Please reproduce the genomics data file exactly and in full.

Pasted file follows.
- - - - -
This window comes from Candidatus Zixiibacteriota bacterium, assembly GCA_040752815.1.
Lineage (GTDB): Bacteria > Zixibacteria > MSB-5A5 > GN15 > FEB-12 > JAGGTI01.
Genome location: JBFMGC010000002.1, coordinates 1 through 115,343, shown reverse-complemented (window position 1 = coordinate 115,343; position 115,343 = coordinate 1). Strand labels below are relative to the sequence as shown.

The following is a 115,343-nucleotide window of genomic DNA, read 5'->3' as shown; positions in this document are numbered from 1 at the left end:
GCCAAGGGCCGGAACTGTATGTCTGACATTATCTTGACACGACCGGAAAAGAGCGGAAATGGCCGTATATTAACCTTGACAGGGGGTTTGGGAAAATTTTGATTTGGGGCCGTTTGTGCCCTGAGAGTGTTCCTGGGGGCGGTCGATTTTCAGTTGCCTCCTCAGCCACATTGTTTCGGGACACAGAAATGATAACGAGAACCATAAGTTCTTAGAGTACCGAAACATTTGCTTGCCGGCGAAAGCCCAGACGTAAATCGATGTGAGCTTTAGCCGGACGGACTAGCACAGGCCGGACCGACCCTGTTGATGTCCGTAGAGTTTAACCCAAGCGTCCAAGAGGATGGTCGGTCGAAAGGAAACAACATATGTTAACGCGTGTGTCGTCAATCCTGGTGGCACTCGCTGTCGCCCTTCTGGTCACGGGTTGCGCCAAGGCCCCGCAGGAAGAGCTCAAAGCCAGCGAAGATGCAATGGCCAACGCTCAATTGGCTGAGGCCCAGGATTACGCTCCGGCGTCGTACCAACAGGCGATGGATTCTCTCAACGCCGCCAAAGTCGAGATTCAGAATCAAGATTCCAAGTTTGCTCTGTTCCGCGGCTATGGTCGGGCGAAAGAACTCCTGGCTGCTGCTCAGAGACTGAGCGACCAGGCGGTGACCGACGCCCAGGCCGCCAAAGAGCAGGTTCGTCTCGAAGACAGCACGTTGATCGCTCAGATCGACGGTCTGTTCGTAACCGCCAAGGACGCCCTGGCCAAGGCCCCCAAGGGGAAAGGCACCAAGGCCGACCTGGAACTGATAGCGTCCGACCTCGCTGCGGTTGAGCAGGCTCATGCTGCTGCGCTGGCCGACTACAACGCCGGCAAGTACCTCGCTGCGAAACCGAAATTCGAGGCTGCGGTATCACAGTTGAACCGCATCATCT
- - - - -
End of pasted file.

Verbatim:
This window comes from Candidatus Zixiibacteriota bacterium, assembly GCA_040752815.1.
Lineage (GTDB): Bacteria > Zixibacteria > MSB-5A5 > GN15 > FEB-12 > JAGGTI01.
Genome location: JBFMGC010000002.1, coordinates 1 through 115,343, shown reverse-complemented (window position 1 = coordinate 115,343; position 115,343 = coordinate 1). Strand labels below are relative to the sequence as shown.

The following is a 115,343-nucleotide window of genomic DNA, read 5'->3' as shown; positions in this document are numbered from 1 at the left end:
GCCAAGGGCCGGAACTGTATGTCTGACATTATCTTGACACGACCGGAAAAGAGCGGAAATGGCCGTATATTAACCTTGACAGGGGGTTTGGGAAAATTTTGATTTGGGGCCGTTTGTGCCCTGAGAGTGTTCCTGGGGGCGGTCGATTTTCAGTTGCCTCCTCAGCCACATTGTTTCGGGACACAGAAATGATAACGAGAACCATAAGTTCTTAGAGTACCGAAACATTTGCTTGCCGGCGAAAGCCCAGACGTAAATCGATGTGAGCTTTAGCCGGACGGACTAGCACAGGCCGGACCGACCCTGTTGATGTCCGTAGAGTTTAACCCAAGCGTCCAAGAGGATGGTCGGTCGAAAGGAAACAACATATGTTAACGCGTGTGTCGTCAATCCTGGTGGCACTCGCTGTCGCCCTTCTGGTCACGGGTTGCGCCAAGGCCCCGCAGGAAGAGCTCAAAGCCAGCGAAGATGCAATGGCCAACGCTCAATTGGCTGAGGCCCAGGATTACGCTCCGGCGTCGTACCAACAGGCGATGGATTCTCTCAACGCCGCCAAAGTCGAGATTCAGAATCAAGATTCCAAGTTTGCTCTGTTCCGCGGCTATGGTCGGGCGAAAGAACTCCTGGCTGCTGCTCAGAGACTGAGCGACCAGGCGGTGACCGACGCCCAGGCCGCCAAAGAGCAGGTTCGTCTCGAAGACAGCACGTTGATCGCTCAGATCGACGGTCTGTTCGTAACCGCCAAGGACGCCCTGGCCAAGGCCCCCAAGGGGAAAGGCACCAAGGCCGACCTGGAACTGATAGCGTCCGACCTCGCTGCGGTTGAGCAGGCTCATGCTGCTGCGCTGGCCGACTACAACGCCGGCAAGTACCTCGCTGCGAAACCGAAATTCGAGGCTGCGGTATCACAGTTGAACCGCATCATCT